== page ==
Cellular and biophysical evidence for interactions between adenosine triphosphate and P-glycoprotein substrates: functional implications for adenosine triphosphate/drug cotransport in P-glycoprotein overexpressing tumor cells and in P-glycoprotein low-level expressing erythrocytes

Research output: Contribution to journalJournal articleResearchpeer-review

  • E H Abraham
  • B Shrivastav
  • A Y Salikhova
  • K M Sterling
  • N Johnston
  • G Guidotti
  • S Scala
  • Litman, Thomas
  • K C Chan
  • R J Arceci
  • K Steiglitz
  • L Herscher
  • P Okunieff

P-glycoprotein is involved with the removal of drugs, most of them cations, from the plasma membrane and cytoplasm. Pgp is also associated with movement of ATP, an anion, from the cytoplasm to the extracellular space. The central question of this study is whether drug and ATP transport associated with the expression of Pgp are in any way coupled. We have measured the stoichiometry of transport coupling between drug and ATP release. The drug and ATP transport that is inhibitable by the sulfonylurea compound, glyburide (P. E. Golstein, A. Boom, J. van Geffel, P. Jacobs, B. Masereel, and R. Beauwens, Pfluger's Arch. 437, 652, 1999), permits determination of the transport coupling ratio, which is close to 1:1. In view of this result, we asked whether ATP interacts directly with Pgp substrates. We show by measuring the movement of Pgp substrates in electric fields that ATP and drug movement are coupled. The results are compatible with the view that substrates for Pgp efflux are driven by the movement of ATP through electrostatic interaction and effective ATP-drug complex formation with net anionic character. This mechanism not only pertains to drug efflux from tumor cells overexpressing Pgp, but also provides a framework for understanding the role of erythrocytes in drug resistance. The erythrocyte consists of a membrane surrounding a millimolar pool of ATP. Mammalian RBCs have no nucleus or DNA drug/toxin targets. From the perspective of drug/ATP complex formation, the RBC serves as an important electrochemical sink for toxins. The presence in the erythrocyte membrane of approximately 100 Pgp copies per RBC provides a mechanism for eventual toxin clearance. The RBC transport of toxins permits their removal from sensitive structures and ultimate clearance from the organism via the liver and/or kidneys.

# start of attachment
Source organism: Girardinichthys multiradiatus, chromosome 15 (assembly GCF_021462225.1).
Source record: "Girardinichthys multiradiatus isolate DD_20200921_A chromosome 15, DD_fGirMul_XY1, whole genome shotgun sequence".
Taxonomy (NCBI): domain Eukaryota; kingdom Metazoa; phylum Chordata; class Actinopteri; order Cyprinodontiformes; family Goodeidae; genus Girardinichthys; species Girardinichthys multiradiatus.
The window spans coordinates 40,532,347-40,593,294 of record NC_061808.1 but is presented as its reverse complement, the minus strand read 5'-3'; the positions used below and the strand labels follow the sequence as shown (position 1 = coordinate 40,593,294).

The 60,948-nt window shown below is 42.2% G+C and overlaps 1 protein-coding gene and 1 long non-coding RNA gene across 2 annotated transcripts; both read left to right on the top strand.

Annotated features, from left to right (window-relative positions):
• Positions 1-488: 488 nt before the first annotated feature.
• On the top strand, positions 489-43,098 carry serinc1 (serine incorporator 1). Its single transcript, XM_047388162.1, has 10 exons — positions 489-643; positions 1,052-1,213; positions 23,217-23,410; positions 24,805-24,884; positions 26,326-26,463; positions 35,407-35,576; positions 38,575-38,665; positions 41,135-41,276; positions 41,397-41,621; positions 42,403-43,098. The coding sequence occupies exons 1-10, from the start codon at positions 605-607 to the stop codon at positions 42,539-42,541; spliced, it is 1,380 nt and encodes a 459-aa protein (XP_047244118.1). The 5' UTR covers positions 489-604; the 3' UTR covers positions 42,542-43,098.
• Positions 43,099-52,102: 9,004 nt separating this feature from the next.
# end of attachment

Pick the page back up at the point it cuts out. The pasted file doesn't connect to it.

Original languageEnglish
JournalBlood Cells, Molecules and Diseases
Issue number1
Pages (from-to)181-200
Number of pages20
Publication statusPublished - 19 May 2001

    Research areas

  • ATP-Binding Cassette Transporters, Adenosine Triphosphate, Animals, Antibiotics, Antineoplastic, Antineoplastic Agents, Drug Interactions, Erythrocytes, Humans, Ion Transport, Kinetics, Ligands, Mice, Mice, Knockout, Models, Chemical, P-Glycoprotein, Transfection, Tumor Cells, Cultured

ID: 119647154